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Manhattan nonagenarian has been flying 74 years

Manhattan man, at 91, has been flying 74 years

MANHATTAN – On July 31, after 49 years, 10 months and 3 days of teaching, Gene Gear instructed his last flight student.

Gear’s instructor’s license expired at midnight July 31, said Gear’s son, Tim Gear of Coal City. However, Gene Gear, 91, of Manhattan, is still a private and commercial pilot – he recently completed his biannual review – and has no intention of stopping anytime soon.

“The view from the air – it’s fresh up there,” Gene Gear said. “Every day brings something. Clouds are different. No two days are alike. The fun is being with people that are having fun; that makes it more fun.”

Bob Bentley of J.F. Aviation, a flight school inside the Joliet Regional Airport, has known Gear more than 25 years. Bentley called Gear an excellent pilot and one of the best flight instructors he has ever seen.

“He just had a way about him that made everyone comfortable,” Bentley said. “Every student here was a very good pilot when he got done with them. He was one of those people where every day was a good day. I never saw the man down, which helps when you’re dealing with people.”

At home in the sky

Gear prefers flying to driving – “No stoplights in the sky; no one in your way,” he said – and people who are afraid to fly don’t get in his plane. In addition to Gear’s skill and confidence, one precept was paramount to safety.

“If I didn’t like the weather, I wouldn’t go,” Gear said.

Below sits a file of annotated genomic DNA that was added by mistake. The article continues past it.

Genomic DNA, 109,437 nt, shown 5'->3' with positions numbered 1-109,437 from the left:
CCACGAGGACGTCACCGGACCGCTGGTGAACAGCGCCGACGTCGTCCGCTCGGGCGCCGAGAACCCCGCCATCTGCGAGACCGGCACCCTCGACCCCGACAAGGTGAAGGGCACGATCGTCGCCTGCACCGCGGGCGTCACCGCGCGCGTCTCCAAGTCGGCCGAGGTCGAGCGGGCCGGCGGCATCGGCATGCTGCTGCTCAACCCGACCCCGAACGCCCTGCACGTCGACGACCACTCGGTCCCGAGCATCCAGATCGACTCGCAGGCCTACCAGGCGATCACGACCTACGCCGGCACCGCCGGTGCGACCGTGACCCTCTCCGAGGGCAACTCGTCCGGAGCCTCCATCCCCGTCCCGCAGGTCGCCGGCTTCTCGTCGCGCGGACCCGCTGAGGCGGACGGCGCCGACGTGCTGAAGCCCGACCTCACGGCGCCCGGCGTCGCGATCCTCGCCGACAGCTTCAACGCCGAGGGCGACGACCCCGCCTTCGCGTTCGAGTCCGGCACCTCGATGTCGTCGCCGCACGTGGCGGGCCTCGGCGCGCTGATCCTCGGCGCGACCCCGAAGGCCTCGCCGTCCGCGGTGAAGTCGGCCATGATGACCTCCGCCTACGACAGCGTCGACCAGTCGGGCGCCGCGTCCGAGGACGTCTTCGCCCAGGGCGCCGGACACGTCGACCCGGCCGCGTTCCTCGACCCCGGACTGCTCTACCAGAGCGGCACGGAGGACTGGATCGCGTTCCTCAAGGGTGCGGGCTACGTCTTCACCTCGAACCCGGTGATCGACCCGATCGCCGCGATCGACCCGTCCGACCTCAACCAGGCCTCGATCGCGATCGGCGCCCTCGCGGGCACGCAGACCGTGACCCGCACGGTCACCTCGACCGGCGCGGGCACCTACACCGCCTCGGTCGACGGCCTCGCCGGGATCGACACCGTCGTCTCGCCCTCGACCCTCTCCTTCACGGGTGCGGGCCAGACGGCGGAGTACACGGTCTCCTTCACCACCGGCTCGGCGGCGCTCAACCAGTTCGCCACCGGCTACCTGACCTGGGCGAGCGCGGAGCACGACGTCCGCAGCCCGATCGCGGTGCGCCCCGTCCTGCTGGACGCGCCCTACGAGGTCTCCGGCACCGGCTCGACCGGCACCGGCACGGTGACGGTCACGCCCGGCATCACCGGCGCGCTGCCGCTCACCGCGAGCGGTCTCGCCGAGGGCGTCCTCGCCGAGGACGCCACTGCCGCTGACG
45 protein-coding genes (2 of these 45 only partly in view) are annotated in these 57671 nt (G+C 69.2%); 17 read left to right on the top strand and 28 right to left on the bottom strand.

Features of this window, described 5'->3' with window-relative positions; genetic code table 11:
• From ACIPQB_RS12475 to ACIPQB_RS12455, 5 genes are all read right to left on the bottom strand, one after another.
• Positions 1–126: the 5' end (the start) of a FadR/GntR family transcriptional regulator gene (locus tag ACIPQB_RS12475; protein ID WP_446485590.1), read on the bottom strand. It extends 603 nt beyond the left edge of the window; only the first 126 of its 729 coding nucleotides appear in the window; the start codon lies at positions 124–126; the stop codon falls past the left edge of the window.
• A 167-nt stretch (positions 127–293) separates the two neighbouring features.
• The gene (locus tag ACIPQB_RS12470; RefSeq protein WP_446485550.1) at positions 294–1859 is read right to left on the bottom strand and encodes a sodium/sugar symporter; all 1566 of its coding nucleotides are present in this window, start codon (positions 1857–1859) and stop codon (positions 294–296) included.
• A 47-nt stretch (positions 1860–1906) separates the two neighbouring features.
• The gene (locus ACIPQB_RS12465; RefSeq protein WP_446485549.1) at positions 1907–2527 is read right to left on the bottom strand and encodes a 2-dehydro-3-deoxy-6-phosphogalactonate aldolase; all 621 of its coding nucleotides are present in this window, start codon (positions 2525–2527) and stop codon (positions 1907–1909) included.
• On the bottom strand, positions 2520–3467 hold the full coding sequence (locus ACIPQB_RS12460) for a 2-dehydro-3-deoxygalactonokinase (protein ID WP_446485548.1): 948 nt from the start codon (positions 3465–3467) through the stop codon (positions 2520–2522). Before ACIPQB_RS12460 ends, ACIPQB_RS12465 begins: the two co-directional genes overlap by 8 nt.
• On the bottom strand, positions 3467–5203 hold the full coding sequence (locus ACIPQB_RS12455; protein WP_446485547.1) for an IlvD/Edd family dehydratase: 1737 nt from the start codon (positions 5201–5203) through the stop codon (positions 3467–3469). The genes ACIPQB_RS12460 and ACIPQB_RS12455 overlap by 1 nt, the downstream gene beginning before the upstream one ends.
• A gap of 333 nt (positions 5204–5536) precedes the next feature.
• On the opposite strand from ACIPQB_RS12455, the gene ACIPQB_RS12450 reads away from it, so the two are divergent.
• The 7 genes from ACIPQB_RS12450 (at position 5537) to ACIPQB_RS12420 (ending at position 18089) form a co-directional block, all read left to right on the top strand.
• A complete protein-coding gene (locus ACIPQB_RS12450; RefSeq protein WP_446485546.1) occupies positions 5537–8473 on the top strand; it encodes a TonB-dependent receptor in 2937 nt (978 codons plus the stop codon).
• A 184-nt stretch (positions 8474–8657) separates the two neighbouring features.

Tim Gear recalled an eight-hour round trip to Canada in weather so bad, he could only see the instruments. He was 12 when his dad taught him to fly – with Tim sitting on a pillow so he could see the instruments – and he likened that Canada trip to playing a life-or-death video game.

During that flight, Gear was beside Tim, reminding him not to be fooled by bounces or the feeling the plane was turning left or right. Gear said he heard about one pilot that didn’t realize he was upside down until his cigarettes fell out of his pocket.

“Some people get killed for not believing the instruments,” Tim said.

Gene Gear said he wasn’t nervous.

“I taught him how to fly,” Gear said.

Propagating a legacy

Gene Gear remembers being 5 and accompanying his father, Crawford, to the Joliet Regional Airport, watching his dad hand-prop an old biplane and sitting on the roof in the former observation deck.

At 17, Gear began flying with a flight instructor in a Piper J-3 Cub. A few weeks later, Gear said he took his first solo flight and landed in the grass because the Joliet Regional Airport did not yet have a surface runway.

Even then, flying was fun and exciting.

“It was a challenge,” Gear said. “Anything that’s a challenge is exciting.”

At 18, Gear said he quit the former Joliet Catholic High School to join the U.S. Navy, where he drew flight pay in his role as a meteorologist – a one-man aerological unit.

Gear said the high school’s principal promised him a diploma if he passed Navy school. Gear didn’t go back for it until many years later, when he was studying for a real estate license and needed his diploma.

“Sure enough, it was there waiting for me,” Gear said.

In 1962, Gear said he turned part of his New Lenox farm into an airport, so he could he teach there, which he did starting in 1965. Gear leased the remaining farm portion of his land to another farmer.

“We had a plane in our backyard,” said Gene’s daughter, Penny Egly of New Lenox. “To us, it was like having a car in the garage.”

Within two years of teaching, Gear said 52 pilots had their licenses. Gear estimated that over the years, he taught 500 people to fly. Gear said he closed his airport in the mid-1970s, around the time New Lenox had some discussion about starting an airstrip subdivision.

Without his own airport, Gear then began using other local airports in Frankfort and New Lenox and then finally returned to Joliet in 1988, where he has remained since.

“He’s slowing down a little bit,” Tim said, “but I don’t think he’ll ever quit flying.”

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